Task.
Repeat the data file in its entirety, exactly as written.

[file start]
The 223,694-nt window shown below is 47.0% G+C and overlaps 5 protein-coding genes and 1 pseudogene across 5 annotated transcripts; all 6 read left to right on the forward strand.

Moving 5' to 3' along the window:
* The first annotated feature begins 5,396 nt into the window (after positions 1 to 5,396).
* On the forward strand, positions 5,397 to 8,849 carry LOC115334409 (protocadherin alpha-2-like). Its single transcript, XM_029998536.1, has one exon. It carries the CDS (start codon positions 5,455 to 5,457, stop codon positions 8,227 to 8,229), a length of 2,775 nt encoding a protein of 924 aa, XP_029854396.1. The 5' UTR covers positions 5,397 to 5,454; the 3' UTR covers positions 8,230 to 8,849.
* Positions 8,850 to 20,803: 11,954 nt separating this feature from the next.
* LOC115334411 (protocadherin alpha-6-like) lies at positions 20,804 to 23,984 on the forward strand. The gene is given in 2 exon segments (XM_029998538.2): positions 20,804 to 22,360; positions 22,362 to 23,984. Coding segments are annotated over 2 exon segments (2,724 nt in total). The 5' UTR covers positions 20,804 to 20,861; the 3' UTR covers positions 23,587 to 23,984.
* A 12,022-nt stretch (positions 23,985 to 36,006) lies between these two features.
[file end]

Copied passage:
The 223,694-nt window shown below is 47.0% G+C and overlaps 5 protein-coding genes and 1 pseudogene across 5 annotated transcripts; all 6 read left to right on the forward strand.

Moving 5' to 3' along the window:
* The first annotated feature begins 5,396 nt into the window (after positions 1 to 5,396).
* On the forward strand, positions 5,397 to 8,849 carry LOC115334409 (protocadherin alpha-2-like). Its single transcript, XM_029998536.1, has one exon. It carries the CDS (start codon positions 5,455 to 5,457, stop codon positions 8,227 to 8,229), a length of 2,775 nt encoding a protein of 924 aa, XP_029854396.1. The 5' UTR covers positions 5,397 to 5,454; the 3' UTR covers positions 8,230 to 8,849.
* Positions 8,850 to 20,803: 11,954 nt separating this feature from the next.
* LOC115334411 (protocadherin alpha-6-like) lies at positions 20,804 to 23,984 on the forward strand. The gene is given in 2 exon segments (XM_029998538.2): positions 20,804 to 22,360; positions 22,362 to 23,984. Coding segments are annotated over 2 exon segments (2,724 nt in total). The 5' UTR covers positions 20,804 to 20,861; the 3' UTR covers positions 23,587 to 23,984.
* A 12,022-nt stretch (positions 23,985 to 36,006) lies between these two features.